GraphQL for inter-service communication


I am developing an application which include P2P services. Each service is using tcp server/client . And I am interested to use GraphQL specially Absinthe for the inter service or inter node communication . Many of P2P are using RPC but I want to leverage the concept of graphql around the query aggregation and field projection to reduce bandwidth and increase throughput.

My first idea was to use ETF with field projection but it seems a bit verbose, non standardised.
Exemple: {:my_method, [param1: val], [:field1, field2: [:field3]]).

So graphql seems good for that.
Unfortunately often services communicate over rest or rpc but graphql endpoints are often on the external client side but not really inside.

Do you have ant thoughts about using GraphQl as internal service communication ?

GraphQL is, in my eyes, good for everything else except internal communication. You also don’t get any field protection; in your normal Absinthe configuration (and I suspect that of many other libraries) you can poll whichever field as long as it’s actually a part of your persistence schema (the DB).

GraphQL is also notoriously bad when it comes to caching endpoints. It’s doable but plain old REST endpoints are times easier to cache by proxies, relieving stress off of your servers (if you put them behind something like Cloudflare or dedicated Squid/Varnish proxy machines).

An argument can be made that GraphQL is more ergonomic and intuitive than many others and I’ll immediately agree if you raise that point. But in terms of technical complexity to integrate + maintain + the cost-benefit in your intended use-case… I’d say it’s a fairly risky choice.


Thanks for your reply @dimitarvp.

For me the keypoint of GraphQL is really to be able to choose which fields of the resource I want to retrieve.
In my case the inter-communication is through binary protocol using TCP. So GraphQL was a nice approach since it’s transport agnostic . Because as many binary inter-communication services are based on RPC mostly, the data retrieved is everytime the entire set or per use case.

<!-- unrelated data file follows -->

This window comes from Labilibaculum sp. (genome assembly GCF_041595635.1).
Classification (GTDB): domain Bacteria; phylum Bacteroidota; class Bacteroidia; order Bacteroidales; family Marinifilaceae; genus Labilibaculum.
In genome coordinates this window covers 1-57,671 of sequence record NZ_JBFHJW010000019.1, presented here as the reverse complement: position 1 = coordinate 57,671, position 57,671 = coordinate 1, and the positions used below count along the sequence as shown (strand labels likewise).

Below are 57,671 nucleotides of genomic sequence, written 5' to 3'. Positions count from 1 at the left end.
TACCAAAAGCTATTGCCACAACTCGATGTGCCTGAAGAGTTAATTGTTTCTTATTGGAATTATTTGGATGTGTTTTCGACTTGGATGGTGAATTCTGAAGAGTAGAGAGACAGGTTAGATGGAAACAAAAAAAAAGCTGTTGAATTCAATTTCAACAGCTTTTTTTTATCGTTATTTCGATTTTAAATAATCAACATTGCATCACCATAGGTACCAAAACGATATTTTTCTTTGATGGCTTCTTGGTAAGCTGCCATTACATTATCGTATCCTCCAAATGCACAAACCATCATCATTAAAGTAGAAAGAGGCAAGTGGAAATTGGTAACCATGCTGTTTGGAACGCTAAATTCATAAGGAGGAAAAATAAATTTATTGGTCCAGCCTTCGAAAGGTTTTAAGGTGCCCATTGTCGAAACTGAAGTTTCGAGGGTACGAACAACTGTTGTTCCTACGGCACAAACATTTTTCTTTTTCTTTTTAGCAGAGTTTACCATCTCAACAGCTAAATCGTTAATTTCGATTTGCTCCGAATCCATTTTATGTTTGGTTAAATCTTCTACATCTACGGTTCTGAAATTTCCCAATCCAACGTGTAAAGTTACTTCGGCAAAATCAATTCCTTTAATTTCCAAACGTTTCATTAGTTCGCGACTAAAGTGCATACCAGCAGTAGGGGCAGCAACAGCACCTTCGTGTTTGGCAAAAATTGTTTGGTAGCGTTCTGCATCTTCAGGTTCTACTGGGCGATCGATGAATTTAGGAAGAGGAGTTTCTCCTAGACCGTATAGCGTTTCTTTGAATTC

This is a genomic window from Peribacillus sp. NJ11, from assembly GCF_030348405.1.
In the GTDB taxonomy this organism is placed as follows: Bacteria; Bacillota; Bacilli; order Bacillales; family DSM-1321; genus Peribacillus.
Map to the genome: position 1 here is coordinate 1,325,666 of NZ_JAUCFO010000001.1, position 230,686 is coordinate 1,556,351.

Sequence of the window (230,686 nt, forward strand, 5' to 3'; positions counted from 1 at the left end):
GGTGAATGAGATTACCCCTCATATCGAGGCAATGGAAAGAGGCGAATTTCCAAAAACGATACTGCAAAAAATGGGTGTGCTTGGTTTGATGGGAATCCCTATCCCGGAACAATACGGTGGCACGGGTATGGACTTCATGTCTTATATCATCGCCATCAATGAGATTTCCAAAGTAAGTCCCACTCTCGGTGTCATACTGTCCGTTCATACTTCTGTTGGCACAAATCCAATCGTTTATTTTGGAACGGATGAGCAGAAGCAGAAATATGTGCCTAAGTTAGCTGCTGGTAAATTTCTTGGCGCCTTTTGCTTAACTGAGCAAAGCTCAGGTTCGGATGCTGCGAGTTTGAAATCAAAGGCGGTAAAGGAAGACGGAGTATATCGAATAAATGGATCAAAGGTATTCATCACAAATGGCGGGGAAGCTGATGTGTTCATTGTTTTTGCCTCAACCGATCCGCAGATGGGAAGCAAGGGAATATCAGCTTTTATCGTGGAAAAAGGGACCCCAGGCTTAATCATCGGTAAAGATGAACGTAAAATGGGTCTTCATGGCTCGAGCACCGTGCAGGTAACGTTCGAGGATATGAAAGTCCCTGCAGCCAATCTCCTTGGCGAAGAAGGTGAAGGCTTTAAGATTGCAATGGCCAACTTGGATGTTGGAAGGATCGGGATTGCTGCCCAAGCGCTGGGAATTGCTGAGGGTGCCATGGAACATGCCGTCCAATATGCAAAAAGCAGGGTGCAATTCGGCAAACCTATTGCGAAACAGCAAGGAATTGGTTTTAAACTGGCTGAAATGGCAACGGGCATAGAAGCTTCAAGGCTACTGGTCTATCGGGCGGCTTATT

For the caching purpose, in my use case this does not really matter, because the data requested may change and the node involving into a specific shard of the data will change also quite often.

Otherwise I can use a custom RPC mechanism with ETF to filter fields but it will really custom handmade solution and not really so nice to write. I know than many people think RPC calls are faster than REST /GraphQL approach must I wondering if it’s really the case if the data is overloaded the bandwidth will be impacted.

If your microservices are written in Elixir/Erlang, and you want them to talk with each other, you can use the baked-in distributed features :+1:

I was thinking so, but the communication will be in a untrusted network(public internet) as P2P decentralized system so some malicious could try to attemp to kill nodes , execute malicious function calls, etc.
So unless recreate a create custom erlang distribution driver, the best may remains the classical endpoint communication.

Maybe FlatBuffers on top of HTTPS, then? Or you said you don’t want to be dependent on HTTP?

This is not ETF, this is Elixir representation of decoded ETF. I have created subset of ETF (no support for atoms and improper lists) named Ernie with example implementation in Rust.